With M240 and up, it's not likely you'd have to do this very often. Of course, bad luck can happen and the service sure is not the greatest, I've heard.
- Leica is expensive.
Tru dat! I splurged on a body and now I don't mind that much, but I still like the idea about two-bodying and the cost of a second body is starting to seem too much for me.
- I might want to wait until a Leica M would also feature a high-performance built-in EVF and would carry a state-of-the art sensor. The present sensors in Sony and Nikon cameras are operating near the theoretical limits of dynamic range and noise performance, so such a sensor would be a boon in a Leica M.
Leica is known to travel their own paths, when it comes to processing the signal from the sensors.
- I'd miss the sensor stabilization I have now, I can get away with hand-held shooting in a way inconceivable before that.
Leica M bodies have that weight to them it's not actually too bad. Of course it won't be Olympus-tier image stabilisation.
- I'm basically a one-system guy, even a one-camera guy. Maybe the Leica M and Sony FE systems are sufficiently different so that I don't have trouble switching between the two.
In my experience it's difficult to be a two-system guy if you have all the focal lengths replicated in both systems. But on the other hand ,if you shoot wide angles up to 50mm with Leica and go for Sony on everything narrower, it would be rather easy.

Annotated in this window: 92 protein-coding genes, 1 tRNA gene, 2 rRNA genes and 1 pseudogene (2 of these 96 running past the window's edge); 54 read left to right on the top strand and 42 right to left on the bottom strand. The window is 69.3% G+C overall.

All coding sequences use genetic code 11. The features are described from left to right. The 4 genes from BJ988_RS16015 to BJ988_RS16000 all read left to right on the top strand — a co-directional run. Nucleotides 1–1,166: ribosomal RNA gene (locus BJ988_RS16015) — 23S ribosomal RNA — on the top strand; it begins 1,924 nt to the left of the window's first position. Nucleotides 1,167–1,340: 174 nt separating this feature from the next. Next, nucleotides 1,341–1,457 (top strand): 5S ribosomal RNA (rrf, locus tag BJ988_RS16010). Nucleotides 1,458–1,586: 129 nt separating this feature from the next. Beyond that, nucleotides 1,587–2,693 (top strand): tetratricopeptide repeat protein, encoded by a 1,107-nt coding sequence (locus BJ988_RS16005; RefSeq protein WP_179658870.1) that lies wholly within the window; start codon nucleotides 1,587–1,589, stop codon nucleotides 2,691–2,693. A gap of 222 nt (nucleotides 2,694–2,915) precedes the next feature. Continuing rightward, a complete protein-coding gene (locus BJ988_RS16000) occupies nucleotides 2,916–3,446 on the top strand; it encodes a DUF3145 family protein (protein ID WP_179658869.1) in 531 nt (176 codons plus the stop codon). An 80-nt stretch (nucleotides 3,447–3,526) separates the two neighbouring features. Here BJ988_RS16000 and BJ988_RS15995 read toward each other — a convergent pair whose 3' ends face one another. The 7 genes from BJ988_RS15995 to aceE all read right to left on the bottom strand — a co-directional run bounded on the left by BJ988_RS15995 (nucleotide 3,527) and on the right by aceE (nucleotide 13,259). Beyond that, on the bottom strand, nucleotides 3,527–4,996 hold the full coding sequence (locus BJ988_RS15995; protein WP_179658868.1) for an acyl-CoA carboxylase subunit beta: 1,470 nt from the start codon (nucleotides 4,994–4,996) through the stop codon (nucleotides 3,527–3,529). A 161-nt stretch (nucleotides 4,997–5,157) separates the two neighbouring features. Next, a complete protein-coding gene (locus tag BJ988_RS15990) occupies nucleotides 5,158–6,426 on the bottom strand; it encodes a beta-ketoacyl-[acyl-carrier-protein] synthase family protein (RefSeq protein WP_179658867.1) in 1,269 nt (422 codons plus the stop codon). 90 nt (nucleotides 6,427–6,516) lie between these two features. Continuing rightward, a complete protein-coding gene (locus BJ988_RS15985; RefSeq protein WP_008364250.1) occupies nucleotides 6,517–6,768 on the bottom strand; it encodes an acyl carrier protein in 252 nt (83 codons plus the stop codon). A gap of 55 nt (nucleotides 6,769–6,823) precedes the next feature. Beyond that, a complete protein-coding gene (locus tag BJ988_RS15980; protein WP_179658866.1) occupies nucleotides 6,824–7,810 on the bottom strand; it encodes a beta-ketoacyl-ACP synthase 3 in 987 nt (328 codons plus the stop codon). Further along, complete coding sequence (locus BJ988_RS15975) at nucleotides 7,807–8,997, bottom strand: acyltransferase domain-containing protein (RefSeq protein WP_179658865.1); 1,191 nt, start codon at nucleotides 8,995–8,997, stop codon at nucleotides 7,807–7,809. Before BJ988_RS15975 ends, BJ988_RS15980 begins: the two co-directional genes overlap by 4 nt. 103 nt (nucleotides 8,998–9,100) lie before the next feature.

Already calibrated myself for his non-rational enthousiasm .If you are battling GAS and want an M, Overgaard's pages are the very last place where you want to be. He writes so romantically about the M.
This is part of what is attracting me to more classic methods of photography, I think. I'm getting tired of all the attention around absolute image quality. I mean, I do use a Ricoh GR III, which has great IQ, and maybe 50% of its DNA is about the sharpness, but the other half is about the freedom it gives you to carry it anywhere and take snapshots effortlessly, and that latter 50% is what is really speaking to me lately.(The author's plea for going easy on perfectionism doesn't really resonate with me.)
I'll give it to you straight. If that is truly the case, Leica M is absolutely not for you
The Epson R-D1 was, essentially, a digital Bessa R. People who own them swear by them, but not many were sold I believe.
I know - but it was an APS-C camera. Not to put it down in any way - it was/is a stroke of genius; it's lasting appeal proves that. But I'd really love a FF Bessa R ... Maybe at half the price of a Leica? That said, I'm actually no longer in the market for a new M mount RF - I own what I want.The Epson R-D1 was, essentially, a digital Bessa R. People who own them swear by them, but not many were sold I believe.
You are, of course, absolutely right.I know - but it was an APS-C camera. Not to put it down in any way - it was/is a stroke of genius; it's lasting appeal proves that. But I'd really love a FF Bessa R ... Maybe at half the price of a Leica? That said, I'm actually no longer in the market for a new M mount RF - I own what I want.
Christina, these are beautiful!I take far fewer photos with an M camera but even if focus isn't always spot on, I like the results usually! These are the M10 and 50mm Summilux ASPH but it's not much different to the M240 (which I still have).
View attachment 203920
View attachment 203921
View attachment 203922
View attachment 203923